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Tax issues in divorce

On Behalf of | Feb 16, 2018 | Blog |

At the end of a marriage, it can be useful to consider the tax implications of the pending divorce, especially for individuals with high amounts of valuable assets to divide. If a person fails to understand how taxes affect the division of property, real estate and retirement accounts, he or she is less likely to have a surprise tax bill waiting once the divorce becomes final. By following proper procedures and timelines, a person can minimize the tax burden of splitting assets with a spouse.

Property division will likely begin with the location and valuation of assets. Once the financial assets are all out on the table, you can begin to work with your soon-to-be ex-spouse to decide how and when to divide assets and determine what tax impact may accompany the transfer. For some financial accounts, a person must adhere to Arizona state laws regarding the division and transfer of assets.

Is the transfer of my assets taxable?

The transfer of assets between spouses is often not a taxable event in the eyes of the IRS if the transfer is clearly associated with the pending divorce. So long as the breakup is the reason for doing so, you can transfer cash and assets tax-free. However, accumulated assets are subject to capital gains taxes. Examples of assets that may be subject to capital gains would be artwork, stocks, bonds and mutual funds.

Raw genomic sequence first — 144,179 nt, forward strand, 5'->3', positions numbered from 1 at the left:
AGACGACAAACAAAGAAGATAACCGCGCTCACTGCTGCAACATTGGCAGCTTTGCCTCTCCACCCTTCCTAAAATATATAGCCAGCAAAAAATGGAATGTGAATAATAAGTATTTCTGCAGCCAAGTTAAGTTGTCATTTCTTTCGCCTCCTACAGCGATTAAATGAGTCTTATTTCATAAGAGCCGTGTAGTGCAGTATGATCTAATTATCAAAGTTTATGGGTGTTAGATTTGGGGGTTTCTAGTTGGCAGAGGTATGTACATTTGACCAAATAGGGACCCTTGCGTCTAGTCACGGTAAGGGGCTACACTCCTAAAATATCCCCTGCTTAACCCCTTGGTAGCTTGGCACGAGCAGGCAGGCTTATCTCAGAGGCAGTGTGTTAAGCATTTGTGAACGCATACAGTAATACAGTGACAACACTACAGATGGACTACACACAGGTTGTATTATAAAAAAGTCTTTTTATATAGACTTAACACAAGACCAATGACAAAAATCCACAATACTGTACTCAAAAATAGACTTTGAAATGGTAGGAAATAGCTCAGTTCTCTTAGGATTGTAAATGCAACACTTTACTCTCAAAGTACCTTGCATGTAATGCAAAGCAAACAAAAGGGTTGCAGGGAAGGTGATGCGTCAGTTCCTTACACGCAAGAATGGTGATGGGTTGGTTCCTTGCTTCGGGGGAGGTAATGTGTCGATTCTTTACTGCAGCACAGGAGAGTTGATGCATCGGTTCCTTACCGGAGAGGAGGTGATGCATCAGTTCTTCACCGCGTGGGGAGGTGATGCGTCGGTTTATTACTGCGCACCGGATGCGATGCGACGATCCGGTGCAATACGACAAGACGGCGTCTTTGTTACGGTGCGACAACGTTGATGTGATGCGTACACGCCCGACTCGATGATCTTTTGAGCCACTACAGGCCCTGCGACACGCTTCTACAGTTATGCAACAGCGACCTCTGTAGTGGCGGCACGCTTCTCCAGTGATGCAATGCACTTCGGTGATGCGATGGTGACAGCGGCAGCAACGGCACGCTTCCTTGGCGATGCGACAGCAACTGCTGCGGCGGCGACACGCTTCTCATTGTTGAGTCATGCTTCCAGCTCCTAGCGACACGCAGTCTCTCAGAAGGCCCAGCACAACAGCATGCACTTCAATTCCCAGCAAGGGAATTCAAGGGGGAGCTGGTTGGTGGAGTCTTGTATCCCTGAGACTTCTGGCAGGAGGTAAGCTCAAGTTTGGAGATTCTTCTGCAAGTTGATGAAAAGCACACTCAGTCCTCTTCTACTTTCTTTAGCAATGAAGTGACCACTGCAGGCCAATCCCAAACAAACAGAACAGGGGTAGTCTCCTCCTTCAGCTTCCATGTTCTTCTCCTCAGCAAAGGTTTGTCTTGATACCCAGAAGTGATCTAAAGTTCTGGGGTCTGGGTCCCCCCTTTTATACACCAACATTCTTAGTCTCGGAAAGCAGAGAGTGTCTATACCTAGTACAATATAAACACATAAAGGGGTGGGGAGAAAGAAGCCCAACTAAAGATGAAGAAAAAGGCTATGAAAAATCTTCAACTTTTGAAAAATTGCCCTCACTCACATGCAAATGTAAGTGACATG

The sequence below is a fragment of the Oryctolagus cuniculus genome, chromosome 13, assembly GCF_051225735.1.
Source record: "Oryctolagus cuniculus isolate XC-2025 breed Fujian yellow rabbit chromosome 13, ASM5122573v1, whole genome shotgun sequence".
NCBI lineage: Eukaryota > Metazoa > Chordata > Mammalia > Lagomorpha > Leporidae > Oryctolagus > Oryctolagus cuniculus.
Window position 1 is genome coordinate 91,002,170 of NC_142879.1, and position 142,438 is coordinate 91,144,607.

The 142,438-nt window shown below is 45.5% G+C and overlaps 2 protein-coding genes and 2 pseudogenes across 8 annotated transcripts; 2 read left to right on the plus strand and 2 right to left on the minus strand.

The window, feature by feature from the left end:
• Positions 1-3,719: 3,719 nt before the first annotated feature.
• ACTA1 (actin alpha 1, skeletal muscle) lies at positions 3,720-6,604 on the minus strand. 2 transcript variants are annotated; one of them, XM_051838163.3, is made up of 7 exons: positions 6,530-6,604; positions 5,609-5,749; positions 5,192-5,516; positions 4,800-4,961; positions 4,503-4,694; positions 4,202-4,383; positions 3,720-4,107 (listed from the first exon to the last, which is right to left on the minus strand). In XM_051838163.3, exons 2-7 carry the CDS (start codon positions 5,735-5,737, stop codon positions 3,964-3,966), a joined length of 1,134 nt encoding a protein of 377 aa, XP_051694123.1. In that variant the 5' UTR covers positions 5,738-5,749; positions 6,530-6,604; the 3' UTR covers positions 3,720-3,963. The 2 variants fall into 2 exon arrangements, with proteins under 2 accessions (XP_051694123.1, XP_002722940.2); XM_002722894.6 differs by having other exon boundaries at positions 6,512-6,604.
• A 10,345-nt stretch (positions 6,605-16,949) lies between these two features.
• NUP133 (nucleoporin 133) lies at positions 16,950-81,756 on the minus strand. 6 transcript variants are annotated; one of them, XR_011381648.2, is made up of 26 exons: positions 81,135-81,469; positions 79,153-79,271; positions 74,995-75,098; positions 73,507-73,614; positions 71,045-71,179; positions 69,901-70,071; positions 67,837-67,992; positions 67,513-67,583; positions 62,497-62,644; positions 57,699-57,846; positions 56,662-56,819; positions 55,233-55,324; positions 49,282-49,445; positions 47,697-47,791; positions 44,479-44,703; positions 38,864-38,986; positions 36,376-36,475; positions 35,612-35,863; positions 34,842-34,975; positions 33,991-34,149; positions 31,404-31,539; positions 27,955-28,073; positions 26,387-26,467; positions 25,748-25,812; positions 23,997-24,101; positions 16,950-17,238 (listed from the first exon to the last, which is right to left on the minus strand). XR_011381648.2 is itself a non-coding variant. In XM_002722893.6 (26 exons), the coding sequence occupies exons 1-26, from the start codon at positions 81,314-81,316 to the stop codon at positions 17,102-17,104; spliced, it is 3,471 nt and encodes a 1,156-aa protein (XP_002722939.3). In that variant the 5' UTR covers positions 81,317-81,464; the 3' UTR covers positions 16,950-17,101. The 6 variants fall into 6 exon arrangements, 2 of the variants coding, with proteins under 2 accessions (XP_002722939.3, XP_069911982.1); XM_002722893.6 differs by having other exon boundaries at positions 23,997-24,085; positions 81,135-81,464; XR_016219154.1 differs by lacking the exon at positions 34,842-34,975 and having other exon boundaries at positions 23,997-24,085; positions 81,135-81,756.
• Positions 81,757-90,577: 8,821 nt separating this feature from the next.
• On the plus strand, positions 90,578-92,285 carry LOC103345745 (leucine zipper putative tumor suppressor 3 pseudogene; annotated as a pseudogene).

Is the sale of my home taxable?

The sale of the marital home is another common consideration during divorce. You can typically avoid paying a capital gains tax on the sale of the home if the home was the principal place of residence for at least three of the last five years. When settling a divorce, you may wish to keep this in mind, especially if the other spouse resides in the home for a period of time before it is sold and you do not.

Are my retirement accounts taxable?

You and your spouse may split retirement accounts if they are marital property. You may have to share these funds, and you will have to adhere to tax laws when doing so. A document known as a Qualified Domestic Relations Order will enable a person to distribute retirement funds to an ex-spouse without a tax penalty. A divorce decree can determine the division of IRA funds, but unless they are rolled into another IRA fund, they are subject to an income tax.

How can I find help?

Tax laws are notoriously difficult to understand, and they change often. During the course of a divorce, individuals may wish to brush up on their understanding of the current tax laws, both federally and in their state. A person may consider using the skills of an experienced attorney who can assist with tax implications as well as other issues of divorce.